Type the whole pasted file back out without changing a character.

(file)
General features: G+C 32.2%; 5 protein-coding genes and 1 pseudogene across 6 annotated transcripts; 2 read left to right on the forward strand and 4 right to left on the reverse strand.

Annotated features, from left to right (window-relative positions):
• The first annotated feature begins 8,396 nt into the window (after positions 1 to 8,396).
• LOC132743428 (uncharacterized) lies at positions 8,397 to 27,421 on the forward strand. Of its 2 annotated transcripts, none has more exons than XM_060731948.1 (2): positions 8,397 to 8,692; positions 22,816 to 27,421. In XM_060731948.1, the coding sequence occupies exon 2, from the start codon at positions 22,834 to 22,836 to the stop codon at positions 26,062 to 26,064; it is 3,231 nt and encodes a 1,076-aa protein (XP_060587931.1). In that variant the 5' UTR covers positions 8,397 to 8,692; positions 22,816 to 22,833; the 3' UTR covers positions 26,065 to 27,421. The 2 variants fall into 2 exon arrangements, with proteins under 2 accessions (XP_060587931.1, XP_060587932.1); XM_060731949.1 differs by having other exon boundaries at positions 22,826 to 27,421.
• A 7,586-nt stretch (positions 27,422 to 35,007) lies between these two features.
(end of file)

General features: G+C 32.2%; 5 protein-coding genes and 1 pseudogene across 6 annotated transcripts; 2 read left to right on the forward strand and 4 right to left on the reverse strand.

Annotated features, from left to right (window-relative positions):
• The first annotated feature begins 8,396 nt into the window (after positions 1 to 8,396).
• LOC132743428 (uncharacterized) lies at positions 8,397 to 27,421 on the forward strand. Of its 2 annotated transcripts, none has more exons than XM_060731948.1 (2): positions 8,397 to 8,692; positions 22,816 to 27,421. In XM_060731948.1, the coding sequence occupies exon 2, from the start codon at positions 22,834 to 22,836 to the stop codon at positions 26,062 to 26,064; it is 3,231 nt and encodes a 1,076-aa protein (XP_060587931.1). In that variant the 5' UTR covers positions 8,397 to 8,692; positions 22,816 to 22,833; the 3' UTR covers positions 26,065 to 27,421. The 2 variants fall into 2 exon arrangements, with proteins under 2 accessions (XP_060587931.1, XP_060587932.1); XM_060731949.1 differs by having other exon boundaries at positions 22,826 to 27,421.
• A 7,586-nt stretch (positions 27,422 to 35,007) lies between these two features.